Are you part of a blended family? A blended family can refer to a variety of different combinations. It can refer to extended family members who all live in the same home. More commonly, perhaps, a blended family refers to a family were one or both of the spouses have children from previous relationships. A blended family can make for a full house and a full heart. It can also mean unique considerations to account for during the estate planning process.
Estate Planning Considerations for Blended Families
In the most basic sense, estate planning for blended families is no different than planning in other family structures. There are often, however, more people to take into account when drafting plans. There are also often unique repercussions for those in blended families who do not establish an estate plan.
You see, stepchildren do not inherently have an inheritance rights to your estate. If you were to pass away without an estate plan in place, they would not inherit anything. Your surviving spouse or children would inherit everything. This may be okay with you and that’s fine. If, however, you wanted your stepchildren to be beneficiaries in your estate, you would need to formally adopt them or explicitly provide for them as beneficiaries of your estate. You could list them as a beneficiary of a trust, in your will, or as a beneficiary of something like a retirement account, like a 401k.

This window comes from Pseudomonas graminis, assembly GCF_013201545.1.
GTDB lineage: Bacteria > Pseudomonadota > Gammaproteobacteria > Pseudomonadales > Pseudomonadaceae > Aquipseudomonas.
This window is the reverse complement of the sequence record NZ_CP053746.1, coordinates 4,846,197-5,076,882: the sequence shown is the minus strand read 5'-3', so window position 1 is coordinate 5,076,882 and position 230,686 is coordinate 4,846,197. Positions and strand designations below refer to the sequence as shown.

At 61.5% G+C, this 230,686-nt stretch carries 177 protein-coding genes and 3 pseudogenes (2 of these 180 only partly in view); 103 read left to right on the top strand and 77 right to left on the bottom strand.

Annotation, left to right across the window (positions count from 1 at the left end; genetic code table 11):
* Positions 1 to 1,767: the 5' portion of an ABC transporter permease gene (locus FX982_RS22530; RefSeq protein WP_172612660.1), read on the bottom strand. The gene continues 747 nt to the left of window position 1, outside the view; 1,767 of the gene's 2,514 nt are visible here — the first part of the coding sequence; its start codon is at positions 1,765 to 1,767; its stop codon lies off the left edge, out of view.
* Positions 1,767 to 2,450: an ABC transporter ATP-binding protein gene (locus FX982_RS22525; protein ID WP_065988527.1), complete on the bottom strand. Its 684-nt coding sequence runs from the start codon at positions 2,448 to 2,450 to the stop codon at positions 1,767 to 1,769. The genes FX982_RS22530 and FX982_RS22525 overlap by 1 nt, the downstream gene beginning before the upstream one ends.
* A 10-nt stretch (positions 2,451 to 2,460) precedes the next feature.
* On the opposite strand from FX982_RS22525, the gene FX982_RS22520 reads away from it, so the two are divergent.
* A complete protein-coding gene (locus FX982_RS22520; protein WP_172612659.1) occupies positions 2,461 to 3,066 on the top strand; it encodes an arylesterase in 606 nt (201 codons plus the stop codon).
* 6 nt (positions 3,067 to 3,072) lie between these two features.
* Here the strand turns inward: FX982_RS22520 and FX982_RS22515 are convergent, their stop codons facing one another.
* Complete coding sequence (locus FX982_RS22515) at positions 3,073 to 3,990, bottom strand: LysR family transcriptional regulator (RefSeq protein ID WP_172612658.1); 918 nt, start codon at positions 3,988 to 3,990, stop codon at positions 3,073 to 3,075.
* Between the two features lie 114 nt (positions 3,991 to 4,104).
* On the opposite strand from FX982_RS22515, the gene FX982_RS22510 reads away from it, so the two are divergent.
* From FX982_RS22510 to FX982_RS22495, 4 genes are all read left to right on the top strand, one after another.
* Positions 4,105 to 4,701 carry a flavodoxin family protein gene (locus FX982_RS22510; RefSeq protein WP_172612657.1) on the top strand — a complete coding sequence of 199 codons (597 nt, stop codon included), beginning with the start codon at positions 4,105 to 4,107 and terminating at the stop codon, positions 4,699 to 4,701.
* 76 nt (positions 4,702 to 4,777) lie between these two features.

Without putting an estate plan in place to guard against this from happening, there is also a real possibility in a blended family that your own children may not end up inheriting anything from you. You see, if you were to pass away before your spouse without an estate plan, your estate would pass to them. If they had not formally adopted your children or explicitly provided for them in their own estate plans, then everything would pass to their children or family. This would essentially mean that your children would be cut off from your estate. You can prevent this situation from occurring in a number of ways.
A popular choice for avoiding this situation is by putting a marital bypass trust in place. When properly established, assets from your estate are transferred into the trust. Your spouse will have limited privileges and rights to the trust assets, but they will benefit from the income generated by the trust and, sometimes, the trust principle. Upon your spouse’s passing, the remainder of the trust would pass to your children or any beneficiaries that you chose to designate.
Minnesota Estate Planning Attorney
If you are in a blended family, it is important that you take control of your goals for the future. Let the team at Unique Estate Law create a comprehensive estate plan that takes into account everything that makes your family unique. We will help develop an estate plan that best reflects your goals for your loved ones and their future. Contact us today.